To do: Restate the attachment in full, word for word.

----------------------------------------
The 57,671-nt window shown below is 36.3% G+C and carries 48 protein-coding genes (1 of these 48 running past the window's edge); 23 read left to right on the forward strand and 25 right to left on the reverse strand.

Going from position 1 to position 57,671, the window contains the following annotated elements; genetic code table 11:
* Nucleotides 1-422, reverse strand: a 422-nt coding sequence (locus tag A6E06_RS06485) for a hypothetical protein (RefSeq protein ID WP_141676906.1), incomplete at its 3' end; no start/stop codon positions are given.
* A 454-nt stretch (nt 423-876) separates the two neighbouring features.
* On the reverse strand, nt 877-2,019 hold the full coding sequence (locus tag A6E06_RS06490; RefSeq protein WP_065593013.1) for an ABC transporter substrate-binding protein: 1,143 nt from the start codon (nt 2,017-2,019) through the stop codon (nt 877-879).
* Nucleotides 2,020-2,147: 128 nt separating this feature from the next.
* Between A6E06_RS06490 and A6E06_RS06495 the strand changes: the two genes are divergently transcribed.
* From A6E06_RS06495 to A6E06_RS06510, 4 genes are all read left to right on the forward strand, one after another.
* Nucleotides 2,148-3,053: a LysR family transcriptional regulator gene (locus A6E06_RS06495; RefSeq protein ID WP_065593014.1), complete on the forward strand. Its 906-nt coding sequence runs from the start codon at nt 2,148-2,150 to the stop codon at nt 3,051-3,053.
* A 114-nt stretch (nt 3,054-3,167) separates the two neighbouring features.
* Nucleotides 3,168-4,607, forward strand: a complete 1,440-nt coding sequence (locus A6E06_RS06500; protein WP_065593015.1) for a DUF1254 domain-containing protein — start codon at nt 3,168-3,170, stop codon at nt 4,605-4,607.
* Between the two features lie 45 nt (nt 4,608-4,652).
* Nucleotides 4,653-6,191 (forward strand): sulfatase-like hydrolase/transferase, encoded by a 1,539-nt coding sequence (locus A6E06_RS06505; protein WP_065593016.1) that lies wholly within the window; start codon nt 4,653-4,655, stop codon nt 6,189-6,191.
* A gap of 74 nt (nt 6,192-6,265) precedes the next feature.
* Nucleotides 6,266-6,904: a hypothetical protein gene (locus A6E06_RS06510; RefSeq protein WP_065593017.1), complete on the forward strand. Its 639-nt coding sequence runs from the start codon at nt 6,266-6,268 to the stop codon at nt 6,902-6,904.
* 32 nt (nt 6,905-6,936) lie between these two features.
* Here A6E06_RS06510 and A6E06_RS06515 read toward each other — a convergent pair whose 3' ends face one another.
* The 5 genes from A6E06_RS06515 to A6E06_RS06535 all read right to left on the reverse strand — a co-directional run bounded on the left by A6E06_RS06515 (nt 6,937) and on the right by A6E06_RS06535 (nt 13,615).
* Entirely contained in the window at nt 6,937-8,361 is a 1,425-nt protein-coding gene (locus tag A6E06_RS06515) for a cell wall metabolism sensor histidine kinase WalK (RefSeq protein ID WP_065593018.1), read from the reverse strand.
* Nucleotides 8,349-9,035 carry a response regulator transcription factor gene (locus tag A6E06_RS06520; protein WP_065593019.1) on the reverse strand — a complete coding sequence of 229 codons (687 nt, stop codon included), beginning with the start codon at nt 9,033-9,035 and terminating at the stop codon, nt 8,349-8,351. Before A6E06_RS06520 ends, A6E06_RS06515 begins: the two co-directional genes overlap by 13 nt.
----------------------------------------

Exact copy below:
The 57,671-nt window shown below is 36.3% G+C and carries 48 protein-coding genes (1 of these 48 running past the window's edge); 23 read left to right on the forward strand and 25 right to left on the reverse strand.

Going from position 1 to position 57,671, the window contains the following annotated elements; genetic code table 11:
* Nucleotides 1-422, reverse strand: a 422-nt coding sequence (locus tag A6E06_RS06485) for a hypothetical protein (RefSeq protein ID WP_141676906.1), incomplete at its 3' end; no start/stop codon positions are given.
* A 454-nt stretch (nt 423-876) separates the two neighbouring features.
* On the reverse strand, nt 877-2,019 hold the full coding sequence (locus tag A6E06_RS06490; RefSeq protein WP_065593013.1) for an ABC transporter substrate-binding protein: 1,143 nt from the start codon (nt 2,017-2,019) through the stop codon (nt 877-879).
* Nucleotides 2,020-2,147: 128 nt separating this feature from the next.
* Between A6E06_RS06490 and A6E06_RS06495 the strand changes: the two genes are divergently transcribed.
* From A6E06_RS06495 to A6E06_RS06510, 4 genes are all read left to right on the forward strand, one after another.
* Nucleotides 2,148-3,053: a LysR family transcriptional regulator gene (locus A6E06_RS06495; RefSeq protein ID WP_065593014.1), complete on the forward strand. Its 906-nt coding sequence runs from the start codon at nt 2,148-2,150 to the stop codon at nt 3,051-3,053.
* A 114-nt stretch (nt 3,054-3,167) separates the two neighbouring features.
* Nucleotides 3,168-4,607, forward strand: a complete 1,440-nt coding sequence (locus A6E06_RS06500; protein WP_065593015.1) for a DUF1254 domain-containing protein — start codon at nt 3,168-3,170, stop codon at nt 4,605-4,607.
* Between the two features lie 45 nt (nt 4,608-4,652).
* Nucleotides 4,653-6,191 (forward strand): sulfatase-like hydrolase/transferase, encoded by a 1,539-nt coding sequence (locus A6E06_RS06505; protein WP_065593016.1) that lies wholly within the window; start codon nt 4,653-4,655, stop codon nt 6,189-6,191.
* A gap of 74 nt (nt 6,192-6,265) precedes the next feature.
* Nucleotides 6,266-6,904: a hypothetical protein gene (locus A6E06_RS06510; RefSeq protein WP_065593017.1), complete on the forward strand. Its 639-nt coding sequence runs from the start codon at nt 6,266-6,268 to the stop codon at nt 6,902-6,904.
* 32 nt (nt 6,905-6,936) lie between these two features.
* Here A6E06_RS06510 and A6E06_RS06515 read toward each other — a convergent pair whose 3' ends face one another.
* The 5 genes from A6E06_RS06515 to A6E06_RS06535 all read right to left on the reverse strand — a co-directional run bounded on the left by A6E06_RS06515 (nt 6,937) and on the right by A6E06_RS06535 (nt 13,615).
* Entirely contained in the window at nt 6,937-8,361 is a 1,425-nt protein-coding gene (locus tag A6E06_RS06515) for a cell wall metabolism sensor histidine kinase WalK (RefSeq protein ID WP_065593018.1), read from the reverse strand.
* Nucleotides 8,349-9,035 carry a response regulator transcription factor gene (locus tag A6E06_RS06520; protein WP_065593019.1) on the reverse strand — a complete coding sequence of 229 codons (687 nt, stop codon included), beginning with the start codon at nt 9,033-9,035 and terminating at the stop codon, nt 8,349-8,351. Before A6E06_RS06520 ends, A6E06_RS06515 begins: the two co-directional genes overlap by 13 nt.